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    \$\begingroup\$ And just "by the way," I think I see some assembly code in your future and not a pure use of library code (written by others for no specific purpose at all) and python. Just a note to the wise. \$\endgroup\$ – jonk Dec 15 '17 at 7:12
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    \$\begingroup\$ could the velocity sensors be in the mallets? ... then the bars would only need simple touch detection .... the mallet would transmit force data and the bars would transmit which note was struck \$\endgroup\$ – jsotola Dec 15 '17 at 7:13
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    \$\begingroup\$ I added some information about the delay I want to achieve, what I want to achieve velocity-wise and what my background is in this context to help with assumptions. \$\endgroup\$ – Rien Heuver Dec 15 '17 at 8:51
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    \$\begingroup\$ First try C. It is a lot faster then Python. I built a LED row/column display I found with Python it would flicker but in C was fine. I even had to add delays. \$\endgroup\$ – Oldfart Dec 15 '17 at 10:35
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How about an array of Arduinos? It won't be the smallest solution, but it should still be reasonably cheap and easy to develop.

Depending on the model you pick, each board will have between 6 to 16 ADC channel. These will be connected to an individual xylophone key. You then write code for the Arduinos to handle their own keys. Since this is the only thing the Arduino has to do, it should be feasible even with the limited CPU power.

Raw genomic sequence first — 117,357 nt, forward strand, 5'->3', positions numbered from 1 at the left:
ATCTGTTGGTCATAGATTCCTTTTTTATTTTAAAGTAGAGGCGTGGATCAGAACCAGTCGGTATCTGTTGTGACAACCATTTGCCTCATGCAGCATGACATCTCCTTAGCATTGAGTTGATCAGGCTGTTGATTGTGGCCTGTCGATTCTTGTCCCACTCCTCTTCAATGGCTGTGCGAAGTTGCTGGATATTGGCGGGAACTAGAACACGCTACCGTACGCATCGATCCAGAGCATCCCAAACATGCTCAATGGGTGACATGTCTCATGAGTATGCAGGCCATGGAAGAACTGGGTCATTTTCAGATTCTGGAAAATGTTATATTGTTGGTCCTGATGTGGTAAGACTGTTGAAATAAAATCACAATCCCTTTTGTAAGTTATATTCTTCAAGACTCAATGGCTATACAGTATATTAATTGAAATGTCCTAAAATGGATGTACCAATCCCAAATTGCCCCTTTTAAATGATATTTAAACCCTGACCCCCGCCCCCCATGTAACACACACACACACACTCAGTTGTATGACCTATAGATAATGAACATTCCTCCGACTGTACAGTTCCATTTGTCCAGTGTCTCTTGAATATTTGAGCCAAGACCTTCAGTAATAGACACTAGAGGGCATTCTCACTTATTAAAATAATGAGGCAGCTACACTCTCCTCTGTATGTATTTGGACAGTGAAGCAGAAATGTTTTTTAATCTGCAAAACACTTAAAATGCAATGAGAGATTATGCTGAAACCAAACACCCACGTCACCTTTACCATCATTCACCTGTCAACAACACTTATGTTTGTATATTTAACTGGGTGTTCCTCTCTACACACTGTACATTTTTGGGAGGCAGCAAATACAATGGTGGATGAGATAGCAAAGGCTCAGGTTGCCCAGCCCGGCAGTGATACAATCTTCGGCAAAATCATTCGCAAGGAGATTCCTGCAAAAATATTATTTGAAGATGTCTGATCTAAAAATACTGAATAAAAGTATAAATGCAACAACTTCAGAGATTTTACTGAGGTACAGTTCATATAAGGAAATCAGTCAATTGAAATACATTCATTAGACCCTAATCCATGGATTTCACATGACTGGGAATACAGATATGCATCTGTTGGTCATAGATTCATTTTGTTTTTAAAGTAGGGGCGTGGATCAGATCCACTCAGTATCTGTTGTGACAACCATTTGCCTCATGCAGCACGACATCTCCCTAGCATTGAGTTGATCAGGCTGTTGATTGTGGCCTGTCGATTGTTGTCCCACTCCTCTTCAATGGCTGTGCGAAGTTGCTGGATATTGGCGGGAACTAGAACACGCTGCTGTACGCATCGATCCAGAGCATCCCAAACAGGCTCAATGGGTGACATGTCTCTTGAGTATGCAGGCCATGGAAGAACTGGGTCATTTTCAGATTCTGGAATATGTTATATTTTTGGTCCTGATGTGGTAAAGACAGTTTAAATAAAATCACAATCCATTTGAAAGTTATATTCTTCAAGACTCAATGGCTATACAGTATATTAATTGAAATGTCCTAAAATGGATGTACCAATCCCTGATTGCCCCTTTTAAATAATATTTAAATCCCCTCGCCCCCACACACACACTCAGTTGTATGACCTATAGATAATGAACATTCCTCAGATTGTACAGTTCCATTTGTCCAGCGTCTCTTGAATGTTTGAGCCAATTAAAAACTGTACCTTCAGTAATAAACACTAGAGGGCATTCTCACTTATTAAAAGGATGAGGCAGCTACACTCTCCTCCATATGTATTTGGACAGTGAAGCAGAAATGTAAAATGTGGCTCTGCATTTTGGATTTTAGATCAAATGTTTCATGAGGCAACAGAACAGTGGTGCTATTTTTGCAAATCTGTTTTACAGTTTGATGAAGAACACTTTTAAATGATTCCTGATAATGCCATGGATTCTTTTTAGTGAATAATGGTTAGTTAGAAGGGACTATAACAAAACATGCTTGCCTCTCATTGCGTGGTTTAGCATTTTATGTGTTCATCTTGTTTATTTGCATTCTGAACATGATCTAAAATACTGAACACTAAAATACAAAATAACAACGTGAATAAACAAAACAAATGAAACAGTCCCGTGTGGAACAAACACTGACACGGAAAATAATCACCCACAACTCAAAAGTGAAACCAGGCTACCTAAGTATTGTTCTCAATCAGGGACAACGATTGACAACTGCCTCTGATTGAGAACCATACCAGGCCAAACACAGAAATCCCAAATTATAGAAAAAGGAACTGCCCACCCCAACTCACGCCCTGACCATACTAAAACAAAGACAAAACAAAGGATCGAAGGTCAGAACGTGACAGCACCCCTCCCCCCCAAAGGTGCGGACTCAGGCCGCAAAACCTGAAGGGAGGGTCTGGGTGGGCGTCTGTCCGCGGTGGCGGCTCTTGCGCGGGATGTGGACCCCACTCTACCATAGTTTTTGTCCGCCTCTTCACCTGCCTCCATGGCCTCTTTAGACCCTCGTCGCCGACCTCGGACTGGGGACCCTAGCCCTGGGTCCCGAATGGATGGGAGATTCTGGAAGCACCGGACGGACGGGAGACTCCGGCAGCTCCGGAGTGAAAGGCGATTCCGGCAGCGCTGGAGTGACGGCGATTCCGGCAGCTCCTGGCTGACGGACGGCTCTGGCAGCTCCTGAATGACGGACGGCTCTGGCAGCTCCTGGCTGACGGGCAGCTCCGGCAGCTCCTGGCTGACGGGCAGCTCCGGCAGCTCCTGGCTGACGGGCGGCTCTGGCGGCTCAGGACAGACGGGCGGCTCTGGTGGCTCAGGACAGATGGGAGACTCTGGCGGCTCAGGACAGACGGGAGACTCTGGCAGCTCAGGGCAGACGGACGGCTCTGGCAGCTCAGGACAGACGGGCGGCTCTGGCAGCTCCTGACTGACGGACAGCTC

You can then put these on a common SPI or I²C bus, talking to either another Arduino, or a Raspberry Pi, that will convert the individual messages to a MIDI stream.

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  • \$\begingroup\$ First question that pops to mind: what if I use one arduino and multiplex it's inputs? The fact that the arduino does nothing but what I tell it to do (read inputs), be enough to handle all the piezos on one arduino you think? And also, do I need full arduinos or would the atmegachip suffice? I don't have much knowledge of spi or i2c, so I haven't figured that part out yet, nor whether just the atmegachips is good enough. Since it saves space and money. Oh, perhaps not needless to say: thanks a lot for your input and help! \$\endgroup\$ – Rien Heuver Dec 16 '17 at 12:01
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You could have 2 switches on each key. One that closes on a small Press and one that closes When the key is pressed all the way Down. Then you can use the timing between the 2 switches closing and you know the velocity. I think its pretty common to do it this Way. 🙂

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  • \$\begingroup\$ This doesn't work: en.wikipedia.org/wiki/Xylophone \$\endgroup\$ – pipe Dec 15 '17 at 13:44
  • \$\begingroup\$ That would indeed not work on any form of percussion I'm afraid, thanks for the input though! \$\endgroup\$ – Rien Heuver Dec 16 '17 at 12:01